Taking On Insecurity And Kicking It To The Ground

Insecurity is part of being a writer as much as fascination and frustration, and even the toughest, most acclaimed authors share this horrible absence of confidence now and then. There’s no way to outrun it, the best chance we have is to learn how to deal with that inner voice in our own way.

But it turns out there is quite a variety of ways in which we can feel insecure. Writers are creative with their fears (who’da thunk it) and each experiences his very own brand of low. Some worry they’re untalented impostors, others that they’ll never finish what they started, some that they’ll never be published by a major house, others that they’ll never be famous like so-and-so and win awards.

There’s even an Insecure Writer’s Support Group, hosted by Alex J. Cavenaugh, that rounds up writers / bloggers who share their insecurities and support each other every first Wednesday of the month. I’m sure you’ve come across their posts every now and then, and the majority of these people are very open and very supportive.

It’s important to note that those gloomy thoughts we have about our talent and our work do not reflect reality. We cannot be objective judges of our own artistic output, it’s impossible. We will either love what we do, or hate it, but we’ll never judge it impartially. A good way to know if we’re going in the right direction, if we’re accomplishing what we set out to do in a satisfactory (hell, even extraordinary) way, is to compare ourselves with those who’ve gone before us. To look at the writers who’ve done it, and check how well we’re on our way.

Aaah… but the writer’s brain is a creative bastard, and this is just another opportunity for that frothing creativity to come tear up our mojo’s ass.

What we compare ourselves and our work to will determine whether we feel smugly superior and indolent, motivated and eager, or intimidated and utterly crushed. The writers we admire and the books we love may be wonderful, but they may be very different from us and our work, and trying to draw parallels may be irrational. This is particularly true for science-fiction where the subgenres differ enormously, and where the writers are sometimes as similar to each other as ravens are to writing desks. If you write science-fiction romance, don’t try to compare your talent and work with that of a hard science-fiction writer. Or if you write psychological thrillers, like me, don’t look at space opera writers for correspondence, there is none. None that is constructive and useful, at least.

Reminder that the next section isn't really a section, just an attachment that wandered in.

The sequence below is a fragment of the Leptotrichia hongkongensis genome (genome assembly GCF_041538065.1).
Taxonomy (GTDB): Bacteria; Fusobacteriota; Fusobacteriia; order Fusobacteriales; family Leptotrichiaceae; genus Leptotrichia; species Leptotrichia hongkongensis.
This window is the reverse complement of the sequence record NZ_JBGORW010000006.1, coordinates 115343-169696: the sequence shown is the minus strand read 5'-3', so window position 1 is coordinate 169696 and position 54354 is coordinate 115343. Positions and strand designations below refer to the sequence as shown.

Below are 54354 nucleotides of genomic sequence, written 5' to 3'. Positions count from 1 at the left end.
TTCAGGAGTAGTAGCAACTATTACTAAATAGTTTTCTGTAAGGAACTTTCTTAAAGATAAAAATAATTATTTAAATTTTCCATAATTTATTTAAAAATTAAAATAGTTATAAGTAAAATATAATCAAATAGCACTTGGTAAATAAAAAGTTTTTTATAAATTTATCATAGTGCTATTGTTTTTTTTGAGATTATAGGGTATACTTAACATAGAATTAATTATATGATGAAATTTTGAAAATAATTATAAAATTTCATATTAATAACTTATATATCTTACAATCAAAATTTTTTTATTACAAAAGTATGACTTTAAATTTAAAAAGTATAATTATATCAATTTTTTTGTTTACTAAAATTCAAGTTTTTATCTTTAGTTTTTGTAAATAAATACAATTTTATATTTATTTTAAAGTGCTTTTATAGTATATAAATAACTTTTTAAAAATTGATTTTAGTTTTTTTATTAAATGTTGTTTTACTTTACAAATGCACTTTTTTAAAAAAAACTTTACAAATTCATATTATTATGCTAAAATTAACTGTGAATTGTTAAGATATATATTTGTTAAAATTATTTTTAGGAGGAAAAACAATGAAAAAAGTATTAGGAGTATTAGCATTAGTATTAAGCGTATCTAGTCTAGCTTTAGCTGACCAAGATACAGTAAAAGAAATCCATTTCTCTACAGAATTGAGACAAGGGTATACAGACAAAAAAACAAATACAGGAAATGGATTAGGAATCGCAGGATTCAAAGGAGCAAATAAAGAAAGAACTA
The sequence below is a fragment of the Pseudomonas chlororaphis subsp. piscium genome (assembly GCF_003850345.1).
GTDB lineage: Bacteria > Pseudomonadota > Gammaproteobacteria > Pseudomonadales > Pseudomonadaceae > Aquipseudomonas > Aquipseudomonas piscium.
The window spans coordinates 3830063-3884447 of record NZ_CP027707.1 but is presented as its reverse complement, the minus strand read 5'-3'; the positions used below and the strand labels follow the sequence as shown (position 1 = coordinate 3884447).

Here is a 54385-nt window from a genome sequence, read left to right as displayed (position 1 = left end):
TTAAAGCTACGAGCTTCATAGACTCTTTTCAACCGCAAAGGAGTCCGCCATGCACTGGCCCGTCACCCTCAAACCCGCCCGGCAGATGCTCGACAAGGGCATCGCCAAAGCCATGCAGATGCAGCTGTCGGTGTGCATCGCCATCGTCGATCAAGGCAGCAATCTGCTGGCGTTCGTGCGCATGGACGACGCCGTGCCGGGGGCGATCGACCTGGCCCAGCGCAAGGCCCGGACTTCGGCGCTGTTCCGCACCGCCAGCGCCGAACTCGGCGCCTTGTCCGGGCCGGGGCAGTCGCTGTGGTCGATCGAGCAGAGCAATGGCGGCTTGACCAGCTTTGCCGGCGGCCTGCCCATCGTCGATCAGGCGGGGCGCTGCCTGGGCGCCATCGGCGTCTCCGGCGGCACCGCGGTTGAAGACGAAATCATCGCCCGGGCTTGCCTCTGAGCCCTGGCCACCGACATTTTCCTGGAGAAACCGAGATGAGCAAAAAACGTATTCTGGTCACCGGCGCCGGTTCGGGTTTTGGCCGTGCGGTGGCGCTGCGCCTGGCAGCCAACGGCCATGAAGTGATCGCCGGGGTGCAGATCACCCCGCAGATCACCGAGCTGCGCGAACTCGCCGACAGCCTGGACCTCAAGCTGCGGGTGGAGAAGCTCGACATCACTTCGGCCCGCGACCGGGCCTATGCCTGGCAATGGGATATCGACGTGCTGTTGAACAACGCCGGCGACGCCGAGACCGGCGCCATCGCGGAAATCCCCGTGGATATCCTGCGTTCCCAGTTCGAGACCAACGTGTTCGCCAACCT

I’m no stranger to insecurity. In fact, at the moment, I’m pretty much convinced my work of this past year is nothing but utterly ludicrous drivel. And it’s a tough job to pull myself together and get back to work. But I think I know what the problem is, and my experience tells me it always helps to unpack one’s own attitudes and thoughts, and look at them with a critical eye.

I’ve been making unsuitable comparisons, and it almost brought my momentum to a painful, screeching halt. Over this past month I dug into space operas and alien encounter epics, and even though I love them, really luurve their greatness and vastness, they are fundamentally dissimilar to what I write and hugely surpass my scope. Closing a book like Pandora’s Star and going back to my revision felt like trading places with an earthworm. I suddenly found myself squirming through muck, nearsighted and insignificant, and totally discouraged. I thought, my novel is nothing like the awesome books I’ve read, it’s so much smaller in scope, so much narrower in coverage… it’s never gonna measure up.

Epics with casts of dozens, exploring an entire society with all its layers, hinging on events that affect millions, possibly several species, and spread leisurely over 800+ pages, are nothing like what I write. I mean—holy crap! Do you know how freakin amazing most of those books are? The sheer imaginative power, the groundbreaking ideas and heart-stopping discoveries, the amplitude of the vision and the weight of the implications and repercussions… so very daunting. How can anyone hope to reach that level, let alone with a debut novel? It’s ridiculous. What was I thinking? I can’t write to that level. *sobs and blows snot bubbles*

But the thing is, I don’t have to. I don’t write that kind of books. SO WHAT if they’re awesome? It’s not like the world has a limited supply of awesome, and it’s already been tapped and distributed by a selected few. There’s demand in the world for all kinds of awesome. There’s demand for my kind of awesome as well—for all our awesome!

I know that most insecurities in life come from using the wrong measuring rod.Β  This is true in our personal life, in our family and our professional life, and it’s equally true in the day-to-day work of writing fiction. What we compare ourselves to can stall us in our development, it can motivate us, or it can demoralize and crush us.

For example, it won’t get us anywhere to compare ourselves to some shmuck and his masterpiece about how Joe Everybody contemplates himself without the aid of intellectual lubricant, or how Jane Shallow conquered true love with no other opposition than her lack of perfect shoes. Even knowing for certain we can do much better than that doesn’t help us improve. It might make our chest stick out for a moment, but the lazy confidence resulting from comparing ourselves to those below us on a daily basis, is not conductive to progress. Equally, comparing ourselves to masters of craft and story who dominate other areas of literature, other genres or other times, can smother our creativity and personality. It happens far too often that fresh writers lose their own voice even before they fully develop it, because their vision inadvertently transforms into star-gazing.